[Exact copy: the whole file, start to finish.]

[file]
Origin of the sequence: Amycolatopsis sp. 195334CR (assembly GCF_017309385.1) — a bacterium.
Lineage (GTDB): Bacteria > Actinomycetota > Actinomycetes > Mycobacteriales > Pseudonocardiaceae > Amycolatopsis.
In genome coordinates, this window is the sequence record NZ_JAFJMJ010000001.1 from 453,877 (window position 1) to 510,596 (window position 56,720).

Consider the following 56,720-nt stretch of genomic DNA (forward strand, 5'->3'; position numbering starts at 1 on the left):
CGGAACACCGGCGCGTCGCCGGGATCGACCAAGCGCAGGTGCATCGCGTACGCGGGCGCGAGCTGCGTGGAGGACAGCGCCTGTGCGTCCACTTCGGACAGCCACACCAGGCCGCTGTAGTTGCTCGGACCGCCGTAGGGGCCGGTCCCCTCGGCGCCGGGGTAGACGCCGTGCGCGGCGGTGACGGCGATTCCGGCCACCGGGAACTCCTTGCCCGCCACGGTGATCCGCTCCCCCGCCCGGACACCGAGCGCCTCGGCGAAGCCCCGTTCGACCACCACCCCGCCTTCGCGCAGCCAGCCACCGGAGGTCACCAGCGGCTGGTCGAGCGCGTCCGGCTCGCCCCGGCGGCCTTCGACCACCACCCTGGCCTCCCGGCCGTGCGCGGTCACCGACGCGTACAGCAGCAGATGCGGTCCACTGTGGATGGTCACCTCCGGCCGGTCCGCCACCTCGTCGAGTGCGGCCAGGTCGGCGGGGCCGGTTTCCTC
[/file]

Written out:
Origin of the sequence: Amycolatopsis sp. 195334CR (assembly GCF_017309385.1) — a bacterium.
Lineage (GTDB): Bacteria > Actinomycetota > Actinomycetes > Mycobacteriales > Pseudonocardiaceae > Amycolatopsis.
In genome coordinates, this window is the sequence record NZ_JAFJMJ010000001.1 from 453,877 (window position 1) to 510,596 (window position 56,720).

Consider the following 56,720-nt stretch of genomic DNA (forward strand, 5'->3'; position numbering starts at 1 on the left):
CGGAACACCGGCGCGTCGCCGGGATCGACCAAGCGCAGGTGCATCGCGTACGCGGGCGCGAGCTGCGTGGAGGACAGCGCCTGTGCGTCCACTTCGGACAGCCACACCAGGCCGCTGTAGTTGCTCGGACCGCCGTAGGGGCCGGTCCCCTCGGCGCCGGGGTAGACGCCGTGCGCGGCGGTGACGGCGATTCCGGCCACCGGGAACTCCTTGCCCGCCACGGTGATCCGCTCCCCCGCCCGGACACCGAGCGCCTCGGCGAAGCCCCGTTCGACCACCACCCCGCCTTCGCGCAGCCAGCCACCGGAGGTCACCAGCGGCTGGTCGAGCGCGTCCGGCTCGCCCCGGCGGCCTTCGACCACCACCCTGGCCTCCCGGCCGTGCGCGGTCACCGACGCGTACAGCAGCAGATGCGGTCCACTGTGGATGGTCACCTCCGGCCGGTCCGCCACCTCGTCGAGTGCGGCCAGGTCGGCGGGGCCGGTTTCCTC